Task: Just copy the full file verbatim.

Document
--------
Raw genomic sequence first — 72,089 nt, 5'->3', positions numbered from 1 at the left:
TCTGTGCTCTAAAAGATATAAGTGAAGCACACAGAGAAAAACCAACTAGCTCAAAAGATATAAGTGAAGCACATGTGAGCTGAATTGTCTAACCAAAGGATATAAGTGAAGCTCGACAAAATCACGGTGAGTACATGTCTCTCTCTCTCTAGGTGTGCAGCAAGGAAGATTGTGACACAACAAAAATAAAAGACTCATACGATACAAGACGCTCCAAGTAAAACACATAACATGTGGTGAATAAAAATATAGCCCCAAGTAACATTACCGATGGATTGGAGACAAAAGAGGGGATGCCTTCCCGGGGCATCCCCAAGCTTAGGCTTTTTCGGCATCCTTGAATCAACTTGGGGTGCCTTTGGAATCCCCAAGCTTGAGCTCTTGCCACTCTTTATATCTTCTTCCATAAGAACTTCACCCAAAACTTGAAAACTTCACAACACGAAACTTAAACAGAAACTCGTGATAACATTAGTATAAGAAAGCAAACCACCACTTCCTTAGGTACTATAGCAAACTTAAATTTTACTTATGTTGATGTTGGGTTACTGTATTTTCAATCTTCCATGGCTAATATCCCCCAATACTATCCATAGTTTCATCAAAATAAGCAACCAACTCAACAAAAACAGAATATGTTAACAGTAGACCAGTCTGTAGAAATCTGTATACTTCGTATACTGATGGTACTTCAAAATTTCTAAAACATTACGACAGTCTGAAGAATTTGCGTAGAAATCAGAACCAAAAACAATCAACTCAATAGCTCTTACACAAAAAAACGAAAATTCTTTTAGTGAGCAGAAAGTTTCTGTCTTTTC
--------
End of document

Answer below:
Raw genomic sequence first — 72,089 nt, 5'->3', positions numbered from 1 at the left:
TCTGTGCTCTAAAAGATATAAGTGAAGCACACAGAGAAAAACCAACTAGCTCAAAAGATATAAGTGAAGCACATGTGAGCTGAATTGTCTAACCAAAGGATATAAGTGAAGCTCGACAAAATCACGGTGAGTACATGTCTCTCTCTCTCTAGGTGTGCAGCAAGGAAGATTGTGACACAACAAAAATAAAAGACTCATACGATACAAGACGCTCCAAGTAAAACACATAACATGTGGTGAATAAAAATATAGCCCCAAGTAACATTACCGATGGATTGGAGACAAAAGAGGGGATGCCTTCCCGGGGCATCCCCAAGCTTAGGCTTTTTCGGCATCCTTGAATCAACTTGGGGTGCCTTTGGAATCCCCAAGCTTGAGCTCTTGCCACTCTTTATATCTTCTTCCATAAGAACTTCACCCAAAACTTGAAAACTTCACAACACGAAACTTAAACAGAAACTCGTGATAACATTAGTATAAGAAAGCAAACCACCACTTCCTTAGGTACTATAGCAAACTTAAATTTTACTTATGTTGATGTTGGGTTACTGTATTTTCAATCTTCCATGGCTAATATCCCCCAATACTATCCATAGTTTCATCAAAATAAGCAACCAACTCAACAAAAACAGAATATGTTAACAGTAGACCAGTCTGTAGAAATCTGTATACTTCGTATACTGATGGTACTTCAAAATTTCTAAAACATTACGACAGTCTGAAGAATTTGCGTAGAAATCAGAACCAAAAACAATCAACTCAATAGCTCTTACACAAAAAAACGAAAATTCTTTTAGTGAGCAGAAAGTTTCTGTCTTTTC